When Merkel became chancellor in 2005, she was the first woman to hold the position in the country’s history. And this disruption of what had thus far been a male-exclusive territory showed in the way she was scrutinized.
The people we spoke to recall the judgments and commentary from the early years.
There were remarks about not looking “good enough” and criticism for her hair style. Merkel once wore a dress with a deep neck to an opera, but never made that “mistake” again after it led to a public outcry, recalls Esther Somfalvy, a research fellow at the University of Bremen. Rather, she took to wearing her characteristic pant suits, in “every imaginable colour”.
The reasoning behind all those colours might have been a considered one, though. Merkel once recalled the reactions she got if she were to repeat a colour. “For a man, wearing a dark blue suit for a hundred days in a row is no problem at all, but if I wear the same blazer four times in two weeks, citizens write to me,” she once said.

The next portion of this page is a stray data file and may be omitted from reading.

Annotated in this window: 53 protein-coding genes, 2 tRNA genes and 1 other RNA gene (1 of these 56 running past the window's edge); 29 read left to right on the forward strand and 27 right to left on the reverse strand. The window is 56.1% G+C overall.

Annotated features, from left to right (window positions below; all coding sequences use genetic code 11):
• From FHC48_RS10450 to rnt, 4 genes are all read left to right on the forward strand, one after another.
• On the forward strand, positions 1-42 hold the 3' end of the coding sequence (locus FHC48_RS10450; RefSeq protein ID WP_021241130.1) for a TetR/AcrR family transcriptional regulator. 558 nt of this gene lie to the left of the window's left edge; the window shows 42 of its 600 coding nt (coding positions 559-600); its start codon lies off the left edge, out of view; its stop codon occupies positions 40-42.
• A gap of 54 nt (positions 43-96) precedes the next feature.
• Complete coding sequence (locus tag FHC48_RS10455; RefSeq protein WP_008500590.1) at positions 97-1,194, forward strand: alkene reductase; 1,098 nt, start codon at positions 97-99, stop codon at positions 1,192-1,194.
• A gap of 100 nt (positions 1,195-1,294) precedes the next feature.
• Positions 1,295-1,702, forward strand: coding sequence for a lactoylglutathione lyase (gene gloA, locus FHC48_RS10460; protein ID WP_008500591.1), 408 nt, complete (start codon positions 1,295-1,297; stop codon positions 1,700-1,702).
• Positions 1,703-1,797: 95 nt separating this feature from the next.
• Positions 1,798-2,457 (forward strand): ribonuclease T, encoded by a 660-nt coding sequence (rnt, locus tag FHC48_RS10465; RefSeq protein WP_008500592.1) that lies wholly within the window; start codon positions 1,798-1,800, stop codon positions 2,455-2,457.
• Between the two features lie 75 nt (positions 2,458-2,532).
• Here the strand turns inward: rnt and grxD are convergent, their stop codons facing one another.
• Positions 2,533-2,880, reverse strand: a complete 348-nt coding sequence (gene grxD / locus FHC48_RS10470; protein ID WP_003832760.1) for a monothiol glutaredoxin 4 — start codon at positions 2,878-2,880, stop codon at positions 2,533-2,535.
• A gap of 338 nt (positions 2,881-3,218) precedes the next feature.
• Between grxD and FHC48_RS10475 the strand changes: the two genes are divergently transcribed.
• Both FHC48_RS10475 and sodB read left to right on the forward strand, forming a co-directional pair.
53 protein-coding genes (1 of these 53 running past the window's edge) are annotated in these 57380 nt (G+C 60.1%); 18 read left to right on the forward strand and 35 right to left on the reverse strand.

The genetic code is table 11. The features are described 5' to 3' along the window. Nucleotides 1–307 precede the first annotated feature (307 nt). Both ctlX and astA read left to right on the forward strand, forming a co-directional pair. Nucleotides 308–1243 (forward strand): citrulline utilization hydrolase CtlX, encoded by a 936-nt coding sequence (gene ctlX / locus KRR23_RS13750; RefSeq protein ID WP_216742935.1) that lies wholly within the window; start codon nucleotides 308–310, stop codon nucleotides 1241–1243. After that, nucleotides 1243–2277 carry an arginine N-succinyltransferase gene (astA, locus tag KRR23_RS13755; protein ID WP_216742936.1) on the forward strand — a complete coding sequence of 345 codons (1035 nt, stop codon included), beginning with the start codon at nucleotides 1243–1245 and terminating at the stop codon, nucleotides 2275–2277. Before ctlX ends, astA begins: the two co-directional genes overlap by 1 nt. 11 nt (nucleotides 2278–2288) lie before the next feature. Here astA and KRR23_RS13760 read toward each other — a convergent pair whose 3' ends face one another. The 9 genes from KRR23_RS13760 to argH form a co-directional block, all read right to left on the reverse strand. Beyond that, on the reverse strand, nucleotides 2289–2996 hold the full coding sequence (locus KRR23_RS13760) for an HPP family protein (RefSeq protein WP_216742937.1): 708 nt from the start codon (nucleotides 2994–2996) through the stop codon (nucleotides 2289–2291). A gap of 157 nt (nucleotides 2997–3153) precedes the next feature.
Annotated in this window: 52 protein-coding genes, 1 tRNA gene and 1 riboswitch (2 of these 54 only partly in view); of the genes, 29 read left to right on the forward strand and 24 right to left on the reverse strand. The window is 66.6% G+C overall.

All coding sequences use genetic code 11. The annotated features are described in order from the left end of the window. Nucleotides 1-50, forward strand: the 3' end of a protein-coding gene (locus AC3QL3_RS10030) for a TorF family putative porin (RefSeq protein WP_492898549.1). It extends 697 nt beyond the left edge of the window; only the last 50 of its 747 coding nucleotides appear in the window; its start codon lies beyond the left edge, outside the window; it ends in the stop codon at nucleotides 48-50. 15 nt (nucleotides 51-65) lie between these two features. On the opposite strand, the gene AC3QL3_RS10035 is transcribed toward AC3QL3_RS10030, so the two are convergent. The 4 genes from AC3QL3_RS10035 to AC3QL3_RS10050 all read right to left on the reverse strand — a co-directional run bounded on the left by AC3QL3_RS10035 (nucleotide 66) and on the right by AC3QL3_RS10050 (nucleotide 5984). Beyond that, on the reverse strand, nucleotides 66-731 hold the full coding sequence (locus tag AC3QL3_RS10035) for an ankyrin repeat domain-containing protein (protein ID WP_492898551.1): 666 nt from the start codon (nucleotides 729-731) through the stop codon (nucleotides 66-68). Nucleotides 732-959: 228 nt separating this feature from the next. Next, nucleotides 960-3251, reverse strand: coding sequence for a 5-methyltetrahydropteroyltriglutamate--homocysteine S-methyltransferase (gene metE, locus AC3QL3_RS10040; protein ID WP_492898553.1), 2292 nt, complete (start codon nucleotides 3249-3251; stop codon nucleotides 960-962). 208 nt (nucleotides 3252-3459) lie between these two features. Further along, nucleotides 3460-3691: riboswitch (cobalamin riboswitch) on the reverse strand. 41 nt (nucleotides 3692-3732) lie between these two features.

Merkel in fact started picking the colour of her suits as part of her political messaging, says Sofia Weber*, a cultural anthropologist. “For example, she will often wear blue when she is to make a statement regarding the EU,” Weber says.
It wasn’t just Merkel’s sartorial choices or appearances. She was also spoken of in a demeaning way. Even before she became chancellor, she was often called “Kohl’s girl”, a reference to her former mentor and chancellor Helmut Kohl. “She was already 40 and far away from being a girl,” says Gudula Kilias, a development professional from Jena. “It shows that people couldn’t imagine that a woman could lead Germany. [But] she stepped out of Kohl‘s shadow and showed that she can do it as good (or as bad) as any male person.”
And step out of those shadows and labels, she did.